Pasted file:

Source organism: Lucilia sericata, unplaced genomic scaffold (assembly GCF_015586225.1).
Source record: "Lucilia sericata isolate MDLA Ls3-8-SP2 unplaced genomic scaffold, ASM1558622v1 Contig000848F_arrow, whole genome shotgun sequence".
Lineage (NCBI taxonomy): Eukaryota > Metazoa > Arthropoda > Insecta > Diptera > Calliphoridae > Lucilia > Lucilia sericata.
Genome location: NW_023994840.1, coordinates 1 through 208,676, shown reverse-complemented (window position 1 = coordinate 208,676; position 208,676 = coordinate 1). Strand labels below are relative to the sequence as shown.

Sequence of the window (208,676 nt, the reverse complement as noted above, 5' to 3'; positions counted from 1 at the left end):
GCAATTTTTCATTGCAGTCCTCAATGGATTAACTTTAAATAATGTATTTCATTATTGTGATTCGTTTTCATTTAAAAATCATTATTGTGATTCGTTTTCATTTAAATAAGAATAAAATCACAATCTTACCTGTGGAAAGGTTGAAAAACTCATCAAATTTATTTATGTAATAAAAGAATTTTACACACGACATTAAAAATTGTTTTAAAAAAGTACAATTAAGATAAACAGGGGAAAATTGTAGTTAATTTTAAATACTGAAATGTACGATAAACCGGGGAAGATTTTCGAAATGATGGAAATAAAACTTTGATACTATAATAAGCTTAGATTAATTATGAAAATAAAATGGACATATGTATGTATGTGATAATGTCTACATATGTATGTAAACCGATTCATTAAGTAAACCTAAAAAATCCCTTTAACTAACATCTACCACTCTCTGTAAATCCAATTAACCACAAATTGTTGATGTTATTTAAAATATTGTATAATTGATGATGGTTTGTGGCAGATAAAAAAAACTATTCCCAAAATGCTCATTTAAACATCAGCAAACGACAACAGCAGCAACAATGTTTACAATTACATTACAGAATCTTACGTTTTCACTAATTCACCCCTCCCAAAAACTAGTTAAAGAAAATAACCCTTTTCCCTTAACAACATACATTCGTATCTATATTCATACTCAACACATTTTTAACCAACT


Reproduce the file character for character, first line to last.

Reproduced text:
Source organism: Lucilia sericata, unplaced genomic scaffold (assembly GCF_015586225.1).
Source record: "Lucilia sericata isolate MDLA Ls3-8-SP2 unplaced genomic scaffold, ASM1558622v1 Contig000848F_arrow, whole genome shotgun sequence".
Lineage (NCBI taxonomy): Eukaryota > Metazoa > Arthropoda > Insecta > Diptera > Calliphoridae > Lucilia > Lucilia sericata.
Genome location: NW_023994840.1, coordinates 1 through 208,676, shown reverse-complemented (window position 1 = coordinate 208,676; position 208,676 = coordinate 1). Strand labels below are relative to the sequence as shown.

Sequence of the window (208,676 nt, the reverse complement as noted above, 5' to 3'; positions counted from 1 at the left end):
GCAATTTTTCATTGCAGTCCTCAATGGATTAACTTTAAATAATGTATTTCATTATTGTGATTCGTTTTCATTTAAAAATCATTATTGTGATTCGTTTTCATTTAAATAAGAATAAAATCACAATCTTACCTGTGGAAAGGTTGAAAAACTCATCAAATTTATTTATGTAATAAAAGAATTTTACACACGACATTAAAAATTGTTTTAAAAAAGTACAATTAAGATAAACAGGGGAAAATTGTAGTTAATTTTAAATACTGAAATGTACGATAAACCGGGGAAGATTTTCGAAATGATGGAAATAAAACTTTGATACTATAATAAGCTTAGATTAATTATGAAAATAAAATGGACATATGTATGTATGTGATAATGTCTACATATGTATGTAAACCGATTCATTAAGTAAACCTAAAAAATCCCTTTAACTAACATCTACCACTCTCTGTAAATCCAATTAACCACAAATTGTTGATGTTATTTAAAATATTGTATAATTGATGATGGTTTGTGGCAGATAAAAAAAACTATTCCCAAAATGCTCATTTAAACATCAGCAAACGACAACAGCAGCAACAATGTTTACAATTACATTACAGAATCTTACGTTTTCACTAATTCACCCCTCCCAAAAACTAGTTAAAGAAAATAACCCTTTTCCCTTAACAACATACATTCGTATCTATATTCATACTCAACACATTTTTAACCAACT